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"Death to the Fascist Insect": Patty Hearst, the SLA, and the Swinging 70s

Amazon Book Review: American HeiressAnyone alive to witness Patricia Hearst's kidnapping on February 4, 1974 remembers it as of the wildest, most sensational stories in a decade full of them. Almost unbelievable at the time, the story has become more inscrutable with the passing of almost 40 years. What makes it so weird? Let's start with just a few of the players:

  • Donald DeFreeze, AKA "Cinque Mtume": escaped prisoner, self-anointed-visionary, and founder of the "Symbionese Liberation Army," the group that pulled off Hearst's kidnapping while seemingly making every attempt to botch it.
  • The members of the SLA: a ragtag group of deluded artists-turned-radicals, producers of acts of shocking, pointless violence and gibberish propaganda, including their slogan: "Death to the fascist insect that preys upon the life of the people!"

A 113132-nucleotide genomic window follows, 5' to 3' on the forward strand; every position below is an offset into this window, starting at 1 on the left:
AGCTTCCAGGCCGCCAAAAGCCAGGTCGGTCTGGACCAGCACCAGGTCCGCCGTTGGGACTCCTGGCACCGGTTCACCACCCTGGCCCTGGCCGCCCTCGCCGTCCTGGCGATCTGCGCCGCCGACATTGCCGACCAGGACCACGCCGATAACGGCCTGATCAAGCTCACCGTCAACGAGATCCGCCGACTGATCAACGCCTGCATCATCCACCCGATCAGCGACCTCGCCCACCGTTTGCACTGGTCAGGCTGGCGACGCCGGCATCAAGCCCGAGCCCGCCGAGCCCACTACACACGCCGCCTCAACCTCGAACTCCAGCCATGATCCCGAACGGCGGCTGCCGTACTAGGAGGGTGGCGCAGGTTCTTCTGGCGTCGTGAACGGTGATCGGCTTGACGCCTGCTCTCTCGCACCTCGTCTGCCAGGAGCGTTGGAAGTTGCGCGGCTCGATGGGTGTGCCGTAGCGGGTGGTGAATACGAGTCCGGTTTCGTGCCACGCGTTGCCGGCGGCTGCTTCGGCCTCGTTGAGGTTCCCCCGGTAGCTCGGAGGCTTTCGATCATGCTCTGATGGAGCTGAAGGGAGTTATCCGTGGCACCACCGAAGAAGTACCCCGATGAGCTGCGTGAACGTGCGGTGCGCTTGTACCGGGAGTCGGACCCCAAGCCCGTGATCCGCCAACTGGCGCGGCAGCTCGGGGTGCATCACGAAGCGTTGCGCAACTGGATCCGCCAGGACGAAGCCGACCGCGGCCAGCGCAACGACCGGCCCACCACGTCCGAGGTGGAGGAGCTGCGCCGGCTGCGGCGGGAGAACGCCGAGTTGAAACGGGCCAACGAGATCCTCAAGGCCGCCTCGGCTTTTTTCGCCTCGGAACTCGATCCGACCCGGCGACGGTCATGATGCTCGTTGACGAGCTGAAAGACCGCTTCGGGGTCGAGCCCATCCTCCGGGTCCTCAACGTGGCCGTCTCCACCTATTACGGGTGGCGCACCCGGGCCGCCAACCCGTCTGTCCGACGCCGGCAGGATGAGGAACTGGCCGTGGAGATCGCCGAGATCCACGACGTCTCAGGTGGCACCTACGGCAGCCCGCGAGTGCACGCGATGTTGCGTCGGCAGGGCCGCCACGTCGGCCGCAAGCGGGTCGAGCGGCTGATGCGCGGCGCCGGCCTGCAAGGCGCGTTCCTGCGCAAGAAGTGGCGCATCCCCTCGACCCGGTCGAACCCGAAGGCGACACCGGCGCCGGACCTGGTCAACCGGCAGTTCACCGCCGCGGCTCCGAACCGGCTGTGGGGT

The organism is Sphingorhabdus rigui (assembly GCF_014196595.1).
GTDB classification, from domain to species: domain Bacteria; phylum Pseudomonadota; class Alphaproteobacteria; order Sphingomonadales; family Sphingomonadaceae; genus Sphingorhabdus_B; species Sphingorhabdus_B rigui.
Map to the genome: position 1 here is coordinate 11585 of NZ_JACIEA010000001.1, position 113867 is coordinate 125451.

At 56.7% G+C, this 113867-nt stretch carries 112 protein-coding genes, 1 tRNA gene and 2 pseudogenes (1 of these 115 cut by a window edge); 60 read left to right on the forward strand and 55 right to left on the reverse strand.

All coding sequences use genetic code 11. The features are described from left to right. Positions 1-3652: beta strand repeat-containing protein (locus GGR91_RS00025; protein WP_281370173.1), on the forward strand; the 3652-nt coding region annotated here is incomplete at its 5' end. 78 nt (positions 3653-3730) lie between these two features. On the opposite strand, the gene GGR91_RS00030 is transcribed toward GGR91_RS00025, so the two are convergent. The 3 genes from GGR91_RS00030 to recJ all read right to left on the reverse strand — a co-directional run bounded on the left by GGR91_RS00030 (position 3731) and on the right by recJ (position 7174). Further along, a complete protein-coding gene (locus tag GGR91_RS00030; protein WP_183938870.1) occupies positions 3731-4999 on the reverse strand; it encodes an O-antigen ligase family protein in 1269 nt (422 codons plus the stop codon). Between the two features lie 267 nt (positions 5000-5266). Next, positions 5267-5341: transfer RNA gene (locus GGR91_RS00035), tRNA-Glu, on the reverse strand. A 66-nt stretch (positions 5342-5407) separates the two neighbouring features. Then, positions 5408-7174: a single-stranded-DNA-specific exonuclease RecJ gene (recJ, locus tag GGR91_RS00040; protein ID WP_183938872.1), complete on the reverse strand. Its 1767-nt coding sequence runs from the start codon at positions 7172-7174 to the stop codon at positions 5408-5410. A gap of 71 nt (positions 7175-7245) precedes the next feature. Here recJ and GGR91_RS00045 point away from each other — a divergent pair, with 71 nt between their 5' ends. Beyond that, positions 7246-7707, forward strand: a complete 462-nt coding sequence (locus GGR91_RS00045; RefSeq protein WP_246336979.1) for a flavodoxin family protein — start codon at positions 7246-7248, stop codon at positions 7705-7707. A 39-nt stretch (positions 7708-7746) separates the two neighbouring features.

• Hearst: the moderately rebellious heir to a media empire, who briefly transformed into "Tania," a self-described "urban guerilla" in league with the her captors.
  • Not least, the era itself: the post-60s rubble of sex, drugs, radicalism, and toxic politics.


Following a spree of bad deeds including bank robberies, bombings, and attempted murders, "Tania" was arrested more than a year-and-a-half after her abduction and charged with felony armed robbery, setting the stage for the latest Trial of the Century. It might not have been the first event of its kind, but the extraordinary media reaction--especially a TV news industry seasoned by the Vietnam War--created both an unprecedented phenomenon and the template for future public spectacles.

While multiple accounts are available (including Hearst's own), CNN legal analyst Jeffrey Toobin's American Heiress is the first to examine the Hearst saga within the context of its time, with the high-altitude view provided by passage of decades. Just as his The Run of His Life went to the heart of the O.J. Simpson fiasco, Heiress is a masterwork of investigation, leveraging previously unavailable information to cast new light on the kidnapping and even Hearst's own motivations throughout her ordeal.